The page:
The Times has an initiative called the Third Way, a process involving steps to find cost savings and new growth. The Boston Globe has launched a similar strategy, Streamline to Grow. The Globe team found it had a redundant IT support department. The company has an IT help center in shared services located in Norfolk, Va., which fields questions from all its properties, so it eliminated the Boston group.
On the benefits front, the Times Co. has made vast savings by shifting medical costs onto employees by increasing deductibles and co-pays. “When you do that you add a sense of consumerism into the mix,” Stoller says. By keeping co-pays low, employees are more likely to go to the doctor. Increasing that cost, employees “feel it a little bit more,” he says. “Hopefully they secure the medical coverage they need. They go to doctors when necessary.”
Stoller declined to talk about the amount of money saved by making such a move, but did say that the company decreased cost per eligible employee by 1% to 2%. (On average, the cost of medical coverage has risen 9% to 10%.)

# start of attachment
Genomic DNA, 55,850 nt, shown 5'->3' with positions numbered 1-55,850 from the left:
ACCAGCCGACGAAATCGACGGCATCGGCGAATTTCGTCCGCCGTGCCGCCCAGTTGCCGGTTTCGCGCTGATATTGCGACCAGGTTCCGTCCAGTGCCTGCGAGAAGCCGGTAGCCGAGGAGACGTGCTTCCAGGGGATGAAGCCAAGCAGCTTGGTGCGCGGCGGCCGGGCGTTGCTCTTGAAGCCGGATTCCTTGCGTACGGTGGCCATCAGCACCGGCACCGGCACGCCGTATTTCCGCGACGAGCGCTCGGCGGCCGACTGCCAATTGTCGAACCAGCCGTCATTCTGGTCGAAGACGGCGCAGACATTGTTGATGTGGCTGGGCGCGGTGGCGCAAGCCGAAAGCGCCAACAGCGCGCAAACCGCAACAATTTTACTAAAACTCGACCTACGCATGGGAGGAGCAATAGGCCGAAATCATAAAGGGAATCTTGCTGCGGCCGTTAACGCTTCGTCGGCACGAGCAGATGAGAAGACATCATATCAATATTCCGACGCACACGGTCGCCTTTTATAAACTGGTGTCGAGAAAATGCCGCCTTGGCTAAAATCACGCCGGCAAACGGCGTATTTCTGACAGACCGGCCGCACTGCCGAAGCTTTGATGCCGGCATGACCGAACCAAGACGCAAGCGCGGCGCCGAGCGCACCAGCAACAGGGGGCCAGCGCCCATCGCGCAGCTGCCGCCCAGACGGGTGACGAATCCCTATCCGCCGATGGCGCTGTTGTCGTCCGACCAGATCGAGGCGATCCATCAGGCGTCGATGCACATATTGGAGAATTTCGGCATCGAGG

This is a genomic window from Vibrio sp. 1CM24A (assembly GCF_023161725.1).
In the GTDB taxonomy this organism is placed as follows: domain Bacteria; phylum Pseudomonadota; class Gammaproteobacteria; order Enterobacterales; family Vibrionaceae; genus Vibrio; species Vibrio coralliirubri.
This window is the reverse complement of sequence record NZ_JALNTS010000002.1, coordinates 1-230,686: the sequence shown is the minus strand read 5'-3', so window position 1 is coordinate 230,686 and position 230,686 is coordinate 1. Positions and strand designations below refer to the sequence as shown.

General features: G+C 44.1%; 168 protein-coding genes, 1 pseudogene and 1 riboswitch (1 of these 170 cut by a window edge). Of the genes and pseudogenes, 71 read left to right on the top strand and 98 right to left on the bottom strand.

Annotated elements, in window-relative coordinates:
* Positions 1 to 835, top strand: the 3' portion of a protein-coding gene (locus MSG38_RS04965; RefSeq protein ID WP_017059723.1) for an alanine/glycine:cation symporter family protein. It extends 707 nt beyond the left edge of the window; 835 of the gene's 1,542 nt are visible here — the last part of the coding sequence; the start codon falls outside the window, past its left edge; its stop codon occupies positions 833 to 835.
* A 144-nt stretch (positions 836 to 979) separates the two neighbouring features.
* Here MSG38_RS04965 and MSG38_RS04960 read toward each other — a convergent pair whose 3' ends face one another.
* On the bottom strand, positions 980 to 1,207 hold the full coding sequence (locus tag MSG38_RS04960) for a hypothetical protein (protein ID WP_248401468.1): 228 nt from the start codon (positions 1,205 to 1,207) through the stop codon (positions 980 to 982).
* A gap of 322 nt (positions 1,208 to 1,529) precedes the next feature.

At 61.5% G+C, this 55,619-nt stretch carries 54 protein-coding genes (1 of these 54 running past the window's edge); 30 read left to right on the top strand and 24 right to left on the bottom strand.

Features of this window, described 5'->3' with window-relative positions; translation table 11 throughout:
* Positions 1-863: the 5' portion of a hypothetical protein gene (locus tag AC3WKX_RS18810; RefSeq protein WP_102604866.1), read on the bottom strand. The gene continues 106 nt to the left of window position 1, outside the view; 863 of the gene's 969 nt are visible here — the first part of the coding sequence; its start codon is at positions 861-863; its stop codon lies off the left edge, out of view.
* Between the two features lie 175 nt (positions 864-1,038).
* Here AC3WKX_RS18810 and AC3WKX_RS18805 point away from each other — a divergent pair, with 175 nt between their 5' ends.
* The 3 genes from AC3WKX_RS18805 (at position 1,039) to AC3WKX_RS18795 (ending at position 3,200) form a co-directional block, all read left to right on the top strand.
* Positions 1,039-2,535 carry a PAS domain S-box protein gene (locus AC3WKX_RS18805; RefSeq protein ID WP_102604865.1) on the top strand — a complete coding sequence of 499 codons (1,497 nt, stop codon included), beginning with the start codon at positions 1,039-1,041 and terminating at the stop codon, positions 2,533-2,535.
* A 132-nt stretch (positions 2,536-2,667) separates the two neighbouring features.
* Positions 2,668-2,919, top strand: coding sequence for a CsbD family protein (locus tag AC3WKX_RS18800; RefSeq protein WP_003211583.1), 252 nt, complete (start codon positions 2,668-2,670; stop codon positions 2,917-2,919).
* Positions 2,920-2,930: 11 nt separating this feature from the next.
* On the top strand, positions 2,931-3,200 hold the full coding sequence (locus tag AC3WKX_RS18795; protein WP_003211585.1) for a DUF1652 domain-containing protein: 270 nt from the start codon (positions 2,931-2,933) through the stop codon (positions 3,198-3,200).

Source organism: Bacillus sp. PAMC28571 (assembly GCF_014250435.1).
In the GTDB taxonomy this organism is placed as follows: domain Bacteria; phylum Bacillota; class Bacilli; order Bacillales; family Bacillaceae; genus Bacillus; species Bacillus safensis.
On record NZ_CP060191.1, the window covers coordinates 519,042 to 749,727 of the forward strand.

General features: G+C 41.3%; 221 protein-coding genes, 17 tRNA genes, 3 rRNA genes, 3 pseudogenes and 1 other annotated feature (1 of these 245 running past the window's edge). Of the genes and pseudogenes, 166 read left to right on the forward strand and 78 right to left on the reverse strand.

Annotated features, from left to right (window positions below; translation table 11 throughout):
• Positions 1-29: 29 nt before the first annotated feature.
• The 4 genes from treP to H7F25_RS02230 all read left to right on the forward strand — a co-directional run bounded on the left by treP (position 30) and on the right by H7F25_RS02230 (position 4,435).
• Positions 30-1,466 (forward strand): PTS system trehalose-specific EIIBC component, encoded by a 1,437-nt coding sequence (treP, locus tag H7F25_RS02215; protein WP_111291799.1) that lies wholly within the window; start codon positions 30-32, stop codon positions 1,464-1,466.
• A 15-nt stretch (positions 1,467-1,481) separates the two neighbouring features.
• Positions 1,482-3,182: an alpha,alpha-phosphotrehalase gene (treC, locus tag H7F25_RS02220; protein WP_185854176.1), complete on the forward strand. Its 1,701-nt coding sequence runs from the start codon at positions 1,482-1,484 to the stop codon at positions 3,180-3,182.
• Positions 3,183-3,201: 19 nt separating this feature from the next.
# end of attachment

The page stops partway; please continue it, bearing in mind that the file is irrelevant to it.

On the print side the company has saved $3.5 to $4 million in 2005 by converting to a lighter grade paper, which is purchased centrally by the company.
Indeed, like the Times Co., many companies are switching to lighter-grade newsprint. The standard weight is 48.8 grams per square meter (gsm), but many publishers are now shifting to 45 gsm. By doing so, they can shake about 1.5% in cost, says RISI’s Conley. They can save even more when distribution is figured in, since it costs less to move lighter paper around (although these savings vary from newspaper to newspaper).
But process mapping involves not only looking for cost efficiencies, but also how to maximize a department’s productivity. Stoller says it is so all-encompassing that it’s hard to determine what areas ? like circulation or advertising or editorial ? in which the company can save the most. But he does say that this year, the company expects to shave its costs by $50 million ? and that number is increasing.